Two exploration targets also exist on the property. The East Zone exploration target may potentially contain a conceptual tonnage of 350 to 500 Mt of magnetite mineralization. A single hole was drilled in the East Zone which intersected 292 m of semi-massive and massive magnetite mineralization at the extreme edge if the 3D magnetic anomaly. The second exploration target, the North Zone shows a magnetic anomaly but is untested.

Table 2 : Mineral Inventory at Various Cut-off Grades

ZONE

Cut-Off

Grade

Volume

(Mm3)

Density

(T/m3)

Tonnage

(Mt)

Fe

(%)

Au

(g/t)

Cu

(%)

CENTRAL

>30% Fe

163

3.80

618

45.1

0.061

0.098

>25% Fe

190

3.73

707

42.9

0.059

0.095

>20% Fe

200

3.70

739

42.1

0.060

0.094

>15% Fe

203

3.69

748

41.7

0.059

0.093

>10% Fe

204

3.68

752

41.6

0.059

0.093

> 5% Fe

205

3.68

753

41.6

0.059

0.093

> 0% Fe

205

3.68

753

41.6

0.059

0.093

SOUTH

>30% Fe

31

3.60

113

39.7

0.130

0.121

>25% Fe

32

3.59

115

39.5

0.130

0.121

>20% Fe

32

3.59

115

39.5

0.130

0.121

>15% Fe

32

3.59

115

39.5

0.130

0.121

>10% Fe

32

3.59

115

39.5

0.130

0.121

> 5% Fe

32

3.59

115

39.5

0.130

0.121

> 0% Fe

32

3.59

115

39.5

0.130

0.121

Total

> 15% Fe

235

3.68

863

41.4

0.068

0.097

Mining

The Central Zone massive magnetite mineralization is located between approximately 350 m and 800 m below surface and, as such, it was deemed potentially mineable by open pit or underground methods. An analysis of open pit and underground mining scenarios lead to the conclusion, based on the current data and assumptions, that an underground block cave mine would provide the most favourable economic results. The underground mine was designed on two sections, Block 1 and Block 2. The variability in the geometry of the bottom of the resource required the use of the blocks being mined from different levels. Block 1 extracts the highest grade, thickest and deepest material first. Block 2 is planned to extract the remaining resource from a higher undercut elevation, adjacent to Block 1.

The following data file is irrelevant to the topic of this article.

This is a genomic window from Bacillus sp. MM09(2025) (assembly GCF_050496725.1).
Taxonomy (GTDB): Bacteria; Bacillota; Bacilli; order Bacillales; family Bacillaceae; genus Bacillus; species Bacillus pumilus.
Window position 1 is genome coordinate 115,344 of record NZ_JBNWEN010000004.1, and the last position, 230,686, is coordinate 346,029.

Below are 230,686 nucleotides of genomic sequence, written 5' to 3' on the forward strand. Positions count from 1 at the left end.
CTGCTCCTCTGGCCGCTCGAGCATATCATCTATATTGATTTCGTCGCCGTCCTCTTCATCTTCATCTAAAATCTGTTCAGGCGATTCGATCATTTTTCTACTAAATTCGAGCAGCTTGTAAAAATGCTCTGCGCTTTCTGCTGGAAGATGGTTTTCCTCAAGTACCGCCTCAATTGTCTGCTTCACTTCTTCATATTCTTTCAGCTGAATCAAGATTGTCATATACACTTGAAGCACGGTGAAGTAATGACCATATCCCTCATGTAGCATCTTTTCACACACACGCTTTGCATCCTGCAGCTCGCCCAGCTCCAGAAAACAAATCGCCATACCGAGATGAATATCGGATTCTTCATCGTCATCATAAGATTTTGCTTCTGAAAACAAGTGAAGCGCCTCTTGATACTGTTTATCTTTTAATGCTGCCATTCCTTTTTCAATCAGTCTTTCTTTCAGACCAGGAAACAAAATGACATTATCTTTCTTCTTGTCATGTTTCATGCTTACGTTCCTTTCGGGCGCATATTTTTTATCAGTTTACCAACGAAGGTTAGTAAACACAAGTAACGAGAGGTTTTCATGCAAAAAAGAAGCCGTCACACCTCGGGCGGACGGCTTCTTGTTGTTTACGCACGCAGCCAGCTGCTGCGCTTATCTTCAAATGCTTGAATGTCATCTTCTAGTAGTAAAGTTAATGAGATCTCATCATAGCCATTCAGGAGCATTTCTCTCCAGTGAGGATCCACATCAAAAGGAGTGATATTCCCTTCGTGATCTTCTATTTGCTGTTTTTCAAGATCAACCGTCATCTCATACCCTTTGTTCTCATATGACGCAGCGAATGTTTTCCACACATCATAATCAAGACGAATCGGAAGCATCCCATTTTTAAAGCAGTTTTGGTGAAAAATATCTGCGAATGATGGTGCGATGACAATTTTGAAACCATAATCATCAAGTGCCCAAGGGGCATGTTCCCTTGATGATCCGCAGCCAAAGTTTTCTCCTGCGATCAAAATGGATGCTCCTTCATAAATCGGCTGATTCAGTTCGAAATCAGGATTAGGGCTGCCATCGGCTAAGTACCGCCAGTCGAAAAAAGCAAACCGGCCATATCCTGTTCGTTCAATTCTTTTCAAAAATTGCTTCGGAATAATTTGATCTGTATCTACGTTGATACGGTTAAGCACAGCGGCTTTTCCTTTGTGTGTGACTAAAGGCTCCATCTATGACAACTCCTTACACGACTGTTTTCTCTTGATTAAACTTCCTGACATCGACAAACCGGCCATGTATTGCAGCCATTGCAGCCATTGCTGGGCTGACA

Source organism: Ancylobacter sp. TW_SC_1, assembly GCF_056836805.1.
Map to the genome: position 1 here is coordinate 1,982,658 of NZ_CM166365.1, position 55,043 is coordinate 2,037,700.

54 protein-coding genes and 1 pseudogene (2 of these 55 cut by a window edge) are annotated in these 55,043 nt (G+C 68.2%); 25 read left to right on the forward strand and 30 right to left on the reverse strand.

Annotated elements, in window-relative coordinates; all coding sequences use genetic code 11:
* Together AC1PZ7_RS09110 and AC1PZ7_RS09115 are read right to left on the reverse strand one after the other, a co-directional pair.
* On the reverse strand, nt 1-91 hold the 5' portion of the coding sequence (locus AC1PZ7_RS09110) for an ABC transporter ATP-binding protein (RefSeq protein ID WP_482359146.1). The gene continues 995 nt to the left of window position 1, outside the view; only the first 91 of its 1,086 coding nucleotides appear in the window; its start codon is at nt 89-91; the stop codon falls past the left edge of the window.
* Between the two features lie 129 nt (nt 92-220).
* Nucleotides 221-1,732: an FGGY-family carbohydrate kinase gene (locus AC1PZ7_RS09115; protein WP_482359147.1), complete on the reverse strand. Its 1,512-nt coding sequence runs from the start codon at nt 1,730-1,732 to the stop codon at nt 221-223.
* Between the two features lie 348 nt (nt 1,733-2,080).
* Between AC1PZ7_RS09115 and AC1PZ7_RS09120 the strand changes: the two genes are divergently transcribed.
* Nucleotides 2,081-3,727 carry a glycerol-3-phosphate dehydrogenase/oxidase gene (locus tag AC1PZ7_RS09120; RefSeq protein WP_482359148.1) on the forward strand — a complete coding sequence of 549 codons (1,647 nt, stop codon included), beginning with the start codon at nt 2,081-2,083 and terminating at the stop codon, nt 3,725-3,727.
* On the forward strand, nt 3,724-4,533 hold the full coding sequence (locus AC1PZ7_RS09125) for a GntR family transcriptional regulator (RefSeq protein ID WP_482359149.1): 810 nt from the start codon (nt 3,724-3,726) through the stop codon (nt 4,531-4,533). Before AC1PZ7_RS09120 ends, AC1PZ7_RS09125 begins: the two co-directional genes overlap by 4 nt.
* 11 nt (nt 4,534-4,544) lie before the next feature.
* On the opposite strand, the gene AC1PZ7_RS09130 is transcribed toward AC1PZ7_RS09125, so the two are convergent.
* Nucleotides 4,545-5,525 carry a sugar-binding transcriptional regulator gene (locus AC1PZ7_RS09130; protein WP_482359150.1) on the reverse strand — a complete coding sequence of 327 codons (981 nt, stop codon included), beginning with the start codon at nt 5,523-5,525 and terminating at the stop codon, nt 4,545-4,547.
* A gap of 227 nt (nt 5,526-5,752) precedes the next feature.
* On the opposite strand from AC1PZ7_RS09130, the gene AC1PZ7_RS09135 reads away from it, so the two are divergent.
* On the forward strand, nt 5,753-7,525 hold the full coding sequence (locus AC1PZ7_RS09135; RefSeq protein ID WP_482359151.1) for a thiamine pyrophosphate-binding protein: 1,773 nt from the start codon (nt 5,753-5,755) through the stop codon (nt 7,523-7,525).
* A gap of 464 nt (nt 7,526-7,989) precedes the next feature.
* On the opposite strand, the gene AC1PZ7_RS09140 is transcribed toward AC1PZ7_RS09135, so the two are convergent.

Based on the geometry, mining method and bulk density of the mineralization in the Central Zone, the production capacity of the mine was estimated to be 75,000 tpd or 27.4 MTPY. The mine production life is 24 years and includes a 5-year, straight-line production ramp-up. Table 3 shows the life of mine mill feed total by mining block.


Table 3 : LOM Mill Feed

Mining Block

Diluted Totals

MTonnes

Fe Grade

(%)

Cu Grade

(%)

Au Grade

(g/t)

Block 1

401

39.7

0.07

0.04

Block 2

160

37.7

0.11

0.09

Mineralized development muck

18

46.8

0.11

0.07

Total

580

39.4

0.09

0.05

Cost Estimates

Operating (“OPEX”) and capital (“CAPEX”) costs were estimated using a combination of first principles, reference projects and industry experience. Table 4 shows the calculated OPEX and Table 5 shows the CAPEX. A 20% contingency was used on capital costs to capture expenses not included in the estimates.

Table 4 : Unit OPEX Estimate Summary

Description

Unit

Cost

Mining

$/t milled

4.73

Beneficiation

$/t milled

1.70

Magnetic separation and Filtering

$/t milled

1.50

Flotation plant

$/t milled

0.30

Pelletizing plant

$/t milled

3.14

Site services

$/t milled

0.50

G&A

$/t milled

0.80

OPEX per tonne milled

$/t milled

12.67

OPEX per tonne of pellets produced

$/t of pellets

22.16


Table 5 : CAPEX Estimate Summary

Description

Unit

Pre-Production

Post Start-up

Total

Pre-construction

Construction

Mine Development

M$

136

396

656

1,188

Mine Mobile Equipment

M$

1

111

889

1,001

Mine Construction

M$

2

255

 

257

Beneficiation

M$

 

168

 

168

Mag Sep, Float, Slurry, Filter

M$

 

111

 

111

Pellet plant

M$

 

1,010

 

1,010

Tailings Dam

M$

 

59

129

188

Other

M$

95

40

 

135

EPCM

M$

 

354

 

354

Sustaining capital

M$

  

1,807

1,807

Capital cost w/o contingency

M$

234

2,504

3,482

6,219

Contingency (20%)

M$

46

501

696

1,243

TOTAL CAPITAL COST

M$

280

3,005

4,178

7,462

Preliminary Economic Assessment Results